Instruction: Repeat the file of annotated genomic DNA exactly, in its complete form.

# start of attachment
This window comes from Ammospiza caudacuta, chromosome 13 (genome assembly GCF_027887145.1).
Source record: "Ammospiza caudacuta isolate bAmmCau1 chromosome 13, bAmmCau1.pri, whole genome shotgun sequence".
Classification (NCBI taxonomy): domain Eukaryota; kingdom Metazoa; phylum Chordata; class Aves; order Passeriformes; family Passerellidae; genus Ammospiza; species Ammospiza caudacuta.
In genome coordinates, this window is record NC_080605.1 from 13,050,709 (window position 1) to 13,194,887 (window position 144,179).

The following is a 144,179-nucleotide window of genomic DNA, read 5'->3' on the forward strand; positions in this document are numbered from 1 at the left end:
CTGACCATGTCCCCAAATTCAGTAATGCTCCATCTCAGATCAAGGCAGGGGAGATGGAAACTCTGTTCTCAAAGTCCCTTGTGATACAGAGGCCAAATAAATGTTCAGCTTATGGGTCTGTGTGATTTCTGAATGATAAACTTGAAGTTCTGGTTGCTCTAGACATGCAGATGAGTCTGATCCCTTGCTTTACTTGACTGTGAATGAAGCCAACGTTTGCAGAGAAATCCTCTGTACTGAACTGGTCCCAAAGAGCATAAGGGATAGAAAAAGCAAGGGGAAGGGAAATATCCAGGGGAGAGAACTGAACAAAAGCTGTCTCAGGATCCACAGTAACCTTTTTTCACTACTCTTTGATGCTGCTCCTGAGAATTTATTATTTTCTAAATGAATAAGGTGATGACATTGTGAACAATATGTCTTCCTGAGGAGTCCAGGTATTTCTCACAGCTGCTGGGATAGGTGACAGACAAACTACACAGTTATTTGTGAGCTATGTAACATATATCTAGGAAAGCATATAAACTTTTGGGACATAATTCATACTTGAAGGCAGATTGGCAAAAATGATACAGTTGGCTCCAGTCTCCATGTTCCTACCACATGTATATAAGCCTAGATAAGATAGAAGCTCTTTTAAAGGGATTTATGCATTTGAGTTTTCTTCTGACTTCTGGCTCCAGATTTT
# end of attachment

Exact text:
This window comes from Ammospiza caudacuta, chromosome 13 (genome assembly GCF_027887145.1).
Source record: "Ammospiza caudacuta isolate bAmmCau1 chromosome 13, bAmmCau1.pri, whole genome shotgun sequence".
Classification (NCBI taxonomy): domain Eukaryota; kingdom Metazoa; phylum Chordata; class Aves; order Passeriformes; family Passerellidae; genus Ammospiza; species Ammospiza caudacuta.
In genome coordinates, this window is record NC_080605.1 from 13,050,709 (window position 1) to 13,194,887 (window position 144,179).

The following is a 144,179-nucleotide window of genomic DNA, read 5'->3' on the forward strand; positions in this document are numbered from 1 at the left end:
CTGACCATGTCCCCAAATTCAGTAATGCTCCATCTCAGATCAAGGCAGGGGAGATGGAAACTCTGTTCTCAAAGTCCCTTGTGATACAGAGGCCAAATAAATGTTCAGCTTATGGGTCTGTGTGATTTCTGAATGATAAACTTGAAGTTCTGGTTGCTCTAGACATGCAGATGAGTCTGATCCCTTGCTTTACTTGACTGTGAATGAAGCCAACGTTTGCAGAGAAATCCTCTGTACTGAACTGGTCCCAAAGAGCATAAGGGATAGAAAAAGCAAGGGGAAGGGAAATATCCAGGGGAGAGAACTGAACAAAAGCTGTCTCAGGATCCACAGTAACCTTTTTTCACTACTCTTTGATGCTGCTCCTGAGAATTTATTATTTTCTAAATGAATAAGGTGATGACATTGTGAACAATATGTCTTCCTGAGGAGTCCAGGTATTTCTCACAGCTGCTGGGATAGGTGACAGACAAACTACACAGTTATTTGTGAGCTATGTAACATATATCTAGGAAAGCATATAAACTTTTGGGACATAATTCATACTTGAAGGCAGATTGGCAAAAATGATACAGTTGGCTCCAGTCTCCATGTTCCTACCACATGTATATAAGCCTAGATAAGATAGAAGCTCTTTTAAAGGGATTTATGCATTTGAGTTTTCTTCTGACTTCTGGCTCCAGATTTT